Plural Monocultures = the self-aggregation of groups through the internet interpreted as inhibiting a wider dialogue, because it excludes difference (coined by Amartya Sen).
From an email discussion at DistributedCreativity.org (May 2006):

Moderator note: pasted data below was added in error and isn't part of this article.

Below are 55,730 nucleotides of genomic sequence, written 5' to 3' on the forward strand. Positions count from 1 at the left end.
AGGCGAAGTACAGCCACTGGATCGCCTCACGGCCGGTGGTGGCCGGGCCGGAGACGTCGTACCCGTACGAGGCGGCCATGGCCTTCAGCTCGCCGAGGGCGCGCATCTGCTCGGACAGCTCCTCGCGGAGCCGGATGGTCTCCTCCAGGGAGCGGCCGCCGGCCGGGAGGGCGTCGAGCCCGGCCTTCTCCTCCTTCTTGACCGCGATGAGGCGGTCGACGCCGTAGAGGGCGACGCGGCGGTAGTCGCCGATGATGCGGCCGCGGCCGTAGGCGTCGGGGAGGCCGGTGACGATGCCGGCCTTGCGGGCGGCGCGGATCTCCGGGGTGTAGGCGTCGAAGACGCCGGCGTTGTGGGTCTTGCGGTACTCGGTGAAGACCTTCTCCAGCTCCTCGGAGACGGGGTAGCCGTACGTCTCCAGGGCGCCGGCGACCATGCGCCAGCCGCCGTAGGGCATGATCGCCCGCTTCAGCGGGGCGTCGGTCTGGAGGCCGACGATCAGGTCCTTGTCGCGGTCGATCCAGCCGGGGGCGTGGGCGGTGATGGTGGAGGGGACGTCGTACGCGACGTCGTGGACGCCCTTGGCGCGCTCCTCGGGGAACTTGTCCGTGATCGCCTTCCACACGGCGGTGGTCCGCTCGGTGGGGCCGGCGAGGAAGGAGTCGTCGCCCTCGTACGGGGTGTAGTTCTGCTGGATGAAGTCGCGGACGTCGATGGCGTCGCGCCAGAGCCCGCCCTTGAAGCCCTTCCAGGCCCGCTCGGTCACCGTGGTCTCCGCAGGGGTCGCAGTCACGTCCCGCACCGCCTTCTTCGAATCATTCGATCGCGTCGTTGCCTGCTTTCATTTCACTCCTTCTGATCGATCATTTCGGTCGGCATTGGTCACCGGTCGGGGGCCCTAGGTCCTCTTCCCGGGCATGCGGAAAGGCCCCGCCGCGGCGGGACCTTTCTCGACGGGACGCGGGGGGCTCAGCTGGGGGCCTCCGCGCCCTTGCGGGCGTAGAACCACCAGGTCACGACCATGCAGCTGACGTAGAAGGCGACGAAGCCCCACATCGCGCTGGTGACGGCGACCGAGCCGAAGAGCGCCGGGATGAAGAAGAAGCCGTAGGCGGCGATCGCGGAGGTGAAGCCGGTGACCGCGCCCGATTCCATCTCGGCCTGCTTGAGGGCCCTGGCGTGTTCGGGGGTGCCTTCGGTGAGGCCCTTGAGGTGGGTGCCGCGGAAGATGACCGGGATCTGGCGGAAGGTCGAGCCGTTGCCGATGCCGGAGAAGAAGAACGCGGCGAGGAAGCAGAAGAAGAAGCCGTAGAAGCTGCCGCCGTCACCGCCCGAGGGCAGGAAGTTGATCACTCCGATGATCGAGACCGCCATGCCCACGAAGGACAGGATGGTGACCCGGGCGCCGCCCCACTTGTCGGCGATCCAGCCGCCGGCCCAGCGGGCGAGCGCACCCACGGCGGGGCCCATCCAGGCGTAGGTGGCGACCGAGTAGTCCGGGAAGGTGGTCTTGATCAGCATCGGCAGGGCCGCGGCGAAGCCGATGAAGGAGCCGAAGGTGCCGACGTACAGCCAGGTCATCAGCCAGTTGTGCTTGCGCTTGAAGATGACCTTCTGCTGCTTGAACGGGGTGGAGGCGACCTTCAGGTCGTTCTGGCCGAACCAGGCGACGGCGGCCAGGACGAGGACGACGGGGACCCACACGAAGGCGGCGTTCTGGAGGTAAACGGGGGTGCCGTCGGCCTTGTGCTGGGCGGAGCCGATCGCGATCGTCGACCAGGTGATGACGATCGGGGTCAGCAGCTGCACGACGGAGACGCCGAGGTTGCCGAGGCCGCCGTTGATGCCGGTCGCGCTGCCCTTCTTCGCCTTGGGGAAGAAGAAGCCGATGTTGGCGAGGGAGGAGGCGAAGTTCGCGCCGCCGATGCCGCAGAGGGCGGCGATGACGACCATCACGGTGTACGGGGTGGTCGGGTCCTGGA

"Online, super-special interest groups form. Here, nobody is off-topic and everybody is an expert at whatever bonding glue holds the group together. Racial tensions, and economical disparities are not an issue and conflict can be kept at a minimum. In cozy isolation issues can be discussed in a focused, yet exclusive way. These archipelagos of the Internet form what Harvard Professor for Economy Amartya Sen, in another context, calls "plural monocultures." The Internet hosts such strange multiculturalism. Often, no two opinions have to confront each other. In their own inner chamber people can forget about racial, ethnic or economical differences and just talk about the very narrow interest set that connects them. Such focus is appealing at times when every minute counts and already unbelievably many hours are spent web drifting. Thereis too little time to deal with all the information that is thrown at those inhabiting the web. These super-special interest groups are monocultures just like Denmark (Holmes added). Conversations take place next to each other, cross-overs are expelled as being "off-topic" (Harvard sociologist Robert Putnam describes this in detail in his book Bowling Alone) and in this expert culture other voices are assumed to be non-experts. In monocultures, each living in parallel to the other, people do not listen to each other. They just hear their own voices. Neatly labeled special interest groups, just like shelves in a Barnes & Nobles store, are ideal marketing devices into which one only needs to insert the advertisement needle. Corporations think hard about the most viral formatting of information for distribution and the most catching methods of recommendation."